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The Annapolis Valley is a valley in the Canadianmarker province of Nova Scotiamarker. It is located in the western part of the Nova Scotia peninsulamarker, formed by a trough between two parallel mountain ranges along the shore of the Bay of Fundymarker.

Geography

The valley measures approximately 126 km in length from Digbymarker and the Annapolis Basinmarker in the west to Wolfvillemarker and the Minas Basinmarker in the east, spanning the counties of Digby, Annapolis and Kings.

Some also include the western part of Hants County, including the towns of Hantsportmarker and Windsormarker even further to the east, but geographically speaking they are part of the Avon Rivermarker valley.

The steep face of basaltic North Mountain shelters the valley from the adjacent Bay of Fundy and rises to almost 850 feet in elevation in some parts. The granitic South Mountainmarker also rises to similar elevation and shelters the valley from the climate of the Atlantic Ocean approximately 100 kilometres further south on the province's South Shoremarker.

The shelter provided by these two mountainous ridges has produced a "micro climate" which provides relatively mild temperatures for the region and, coupled with the fertile glacial sedimentary soils on the valley floor, the region is conducive to growing vegetable and fruit crops. Particularly famous for its apple crop, the valley hosts in excess of 1,000 farms of various types, the majority being relatively small family-owned operations.

Within the valley itself are two "major" rivers, the Annapolis Rivermarker which flows west from the Caribou Bog in the central part of the valley into the Annapolis Basinmarker, and the Cornwallis Rivermarker which flows east from Caribou Bog into the Minas Basinmarker. The North Mountain ridge forms the north side of the Annapolis Valley. Also flowing east, in two smaller valleys north of the Cornwallis River, are the Canard River and the Habitant River. Both of which also flow into the Minas Basin.

History

Long settled by the Mi'kmaq Nation, the valley experienced French settlement at the Habitation at Port-Royalmarker, near modern day Annapolis Royal in the western part of the valley, beginning in 1605. From there, the Acadians spread throughout the Valley, in various communities, building dykes to claim the tidal lands along the Annapolis and Cornwallis Rivers. They continued throughout the Annapolis Valley until the British-ordered expulsion of Acadians in 1755 which is memorialized at Grand Prémarker in the eastern part of the valley. New England Planters moved in to occupy the abandoned Acadian farming areas and the region also saw subsequent settlement by Loyalist refugees of the American Revolutionary War, as well as foreign Protestants. These were followed by significant numbers of freed Africans in the War of 1812, Irish immigrants in the mid 19th century and Dutch immigrants after World War II. Agriculture in the Annapolis valley boomed in the late 19th century with the arrival of the Windsor and Annapolis Railway, later the Dominion Atlantic Railway, which developed large export markets for Annapolis Valley apples.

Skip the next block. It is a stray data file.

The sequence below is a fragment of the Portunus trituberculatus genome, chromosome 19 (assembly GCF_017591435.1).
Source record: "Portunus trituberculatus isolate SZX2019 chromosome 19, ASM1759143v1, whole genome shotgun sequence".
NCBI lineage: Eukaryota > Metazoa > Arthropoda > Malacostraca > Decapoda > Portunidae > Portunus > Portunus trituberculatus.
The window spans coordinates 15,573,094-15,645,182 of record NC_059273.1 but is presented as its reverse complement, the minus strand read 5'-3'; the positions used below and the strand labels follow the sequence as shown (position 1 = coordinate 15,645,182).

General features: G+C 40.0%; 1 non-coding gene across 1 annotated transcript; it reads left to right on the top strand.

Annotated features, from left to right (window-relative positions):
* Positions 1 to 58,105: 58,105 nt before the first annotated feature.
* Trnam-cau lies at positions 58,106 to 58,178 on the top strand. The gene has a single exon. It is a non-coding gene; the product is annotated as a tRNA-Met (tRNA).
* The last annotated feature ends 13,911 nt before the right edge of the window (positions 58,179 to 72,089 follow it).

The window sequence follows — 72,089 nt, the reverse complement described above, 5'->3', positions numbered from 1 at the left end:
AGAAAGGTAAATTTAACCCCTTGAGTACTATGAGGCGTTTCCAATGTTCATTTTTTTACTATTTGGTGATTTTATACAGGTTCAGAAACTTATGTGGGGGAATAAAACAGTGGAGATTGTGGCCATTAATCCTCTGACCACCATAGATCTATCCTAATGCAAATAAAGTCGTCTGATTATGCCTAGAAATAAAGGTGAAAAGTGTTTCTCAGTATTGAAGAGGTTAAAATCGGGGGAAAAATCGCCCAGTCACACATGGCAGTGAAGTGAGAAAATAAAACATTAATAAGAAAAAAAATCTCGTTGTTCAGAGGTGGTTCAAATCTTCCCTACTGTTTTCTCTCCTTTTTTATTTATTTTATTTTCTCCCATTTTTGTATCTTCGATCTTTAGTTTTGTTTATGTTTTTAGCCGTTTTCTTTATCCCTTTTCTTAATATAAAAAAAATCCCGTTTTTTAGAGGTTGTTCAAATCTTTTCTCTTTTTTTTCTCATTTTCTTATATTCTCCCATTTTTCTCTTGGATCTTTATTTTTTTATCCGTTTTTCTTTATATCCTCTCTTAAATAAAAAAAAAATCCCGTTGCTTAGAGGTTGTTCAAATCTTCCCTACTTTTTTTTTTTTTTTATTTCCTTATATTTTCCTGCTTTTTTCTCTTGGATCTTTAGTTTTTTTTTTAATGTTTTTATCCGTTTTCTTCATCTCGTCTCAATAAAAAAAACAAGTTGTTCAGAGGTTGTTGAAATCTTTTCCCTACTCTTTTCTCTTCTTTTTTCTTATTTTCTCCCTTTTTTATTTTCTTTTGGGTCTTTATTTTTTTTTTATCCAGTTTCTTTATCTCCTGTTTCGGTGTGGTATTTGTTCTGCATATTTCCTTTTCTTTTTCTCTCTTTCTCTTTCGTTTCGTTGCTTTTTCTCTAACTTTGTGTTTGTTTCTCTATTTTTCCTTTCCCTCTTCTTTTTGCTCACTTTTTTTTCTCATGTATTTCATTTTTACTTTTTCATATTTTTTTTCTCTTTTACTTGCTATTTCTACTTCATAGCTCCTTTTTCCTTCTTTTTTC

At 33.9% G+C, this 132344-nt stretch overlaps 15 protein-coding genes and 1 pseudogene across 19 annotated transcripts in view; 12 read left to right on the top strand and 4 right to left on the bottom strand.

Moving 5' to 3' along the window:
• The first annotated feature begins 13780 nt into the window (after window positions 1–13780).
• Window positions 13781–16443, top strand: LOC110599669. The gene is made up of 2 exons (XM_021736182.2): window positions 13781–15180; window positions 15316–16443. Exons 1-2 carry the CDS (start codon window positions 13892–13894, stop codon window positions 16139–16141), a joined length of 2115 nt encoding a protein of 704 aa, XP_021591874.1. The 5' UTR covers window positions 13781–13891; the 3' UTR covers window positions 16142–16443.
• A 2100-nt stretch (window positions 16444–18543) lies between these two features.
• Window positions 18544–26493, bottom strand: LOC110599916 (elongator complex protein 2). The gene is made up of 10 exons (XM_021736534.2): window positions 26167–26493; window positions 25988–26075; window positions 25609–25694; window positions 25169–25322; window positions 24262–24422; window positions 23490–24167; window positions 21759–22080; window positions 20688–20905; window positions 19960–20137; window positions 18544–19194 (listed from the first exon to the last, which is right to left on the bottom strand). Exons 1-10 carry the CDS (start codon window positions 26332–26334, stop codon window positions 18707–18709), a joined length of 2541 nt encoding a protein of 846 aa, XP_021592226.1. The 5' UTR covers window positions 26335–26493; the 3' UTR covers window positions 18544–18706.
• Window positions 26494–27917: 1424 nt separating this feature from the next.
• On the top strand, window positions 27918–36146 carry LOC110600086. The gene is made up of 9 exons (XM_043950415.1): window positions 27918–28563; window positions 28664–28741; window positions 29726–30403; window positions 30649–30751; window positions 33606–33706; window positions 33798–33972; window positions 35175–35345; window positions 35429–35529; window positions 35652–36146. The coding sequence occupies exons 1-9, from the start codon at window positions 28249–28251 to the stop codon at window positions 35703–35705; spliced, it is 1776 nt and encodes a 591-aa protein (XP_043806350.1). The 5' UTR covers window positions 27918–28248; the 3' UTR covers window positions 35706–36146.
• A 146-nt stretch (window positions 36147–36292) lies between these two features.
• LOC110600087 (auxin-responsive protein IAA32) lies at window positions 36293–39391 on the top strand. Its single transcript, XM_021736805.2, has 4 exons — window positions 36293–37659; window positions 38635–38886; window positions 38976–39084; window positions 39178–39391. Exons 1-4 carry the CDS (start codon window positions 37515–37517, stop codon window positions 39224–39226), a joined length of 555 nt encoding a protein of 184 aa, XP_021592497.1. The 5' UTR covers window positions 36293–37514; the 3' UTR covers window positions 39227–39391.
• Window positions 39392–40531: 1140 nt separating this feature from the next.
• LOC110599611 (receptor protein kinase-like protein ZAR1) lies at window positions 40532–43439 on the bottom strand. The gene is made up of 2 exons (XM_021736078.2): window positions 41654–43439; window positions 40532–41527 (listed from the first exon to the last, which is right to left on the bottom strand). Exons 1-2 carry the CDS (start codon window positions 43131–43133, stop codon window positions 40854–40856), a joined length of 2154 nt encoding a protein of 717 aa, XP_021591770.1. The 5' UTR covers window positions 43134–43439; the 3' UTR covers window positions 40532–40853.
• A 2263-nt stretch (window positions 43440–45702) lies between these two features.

Economy

Today, the Valley is still largely dominated by agriculture but also has a growing diversity in its economies, partly aided by the importance of post-secondary education centres provided by Acadia Universitymarker in Wolfville, and the Nova Scotia Community Collegemarker campuses located in Kentvillemarker, Middletonmarker, Lawrencetownmarker, and Digbymarker.

Michelin has an important truck tire manufacturing plant in Watervillemarker and the Department of National Defence has its largest air force base in Atlantic Canadamarker located at CFB Greenwoodmarker along with an important training facility at Camp Aldershot, near Kentville.

Tourism is also an important industry and the Annapolis Valley is known for its scenic farmland, although today much of it is threatened with suburban development from the Valley's towns. The valley also struggles with serious pollution from farm runoffs and residential sewers in its two major rivers, the Annapolis Rivermarker and the Cornwallis Rivermarker.

The Valley is home to the annual Apple Blossom Festival, held in late spring. Also, in July is the annual Steer B-B-Que in Kingston, and Heart of the Valley Festival in Middleton. August sees Mud Creek Days in Wolfville and the Annapolis Valley Exhibition in Lawrencetown. Farmers markets in Annapolis Royal, Middleton, Kentville, Kingsport and Wolfville bring a wealth of fresh produce and other fine goods to the public every week. In the fall there is the Pumpkin People in Kentville to entice the imagination.

Communities

Population centres in the valley from west to east include:



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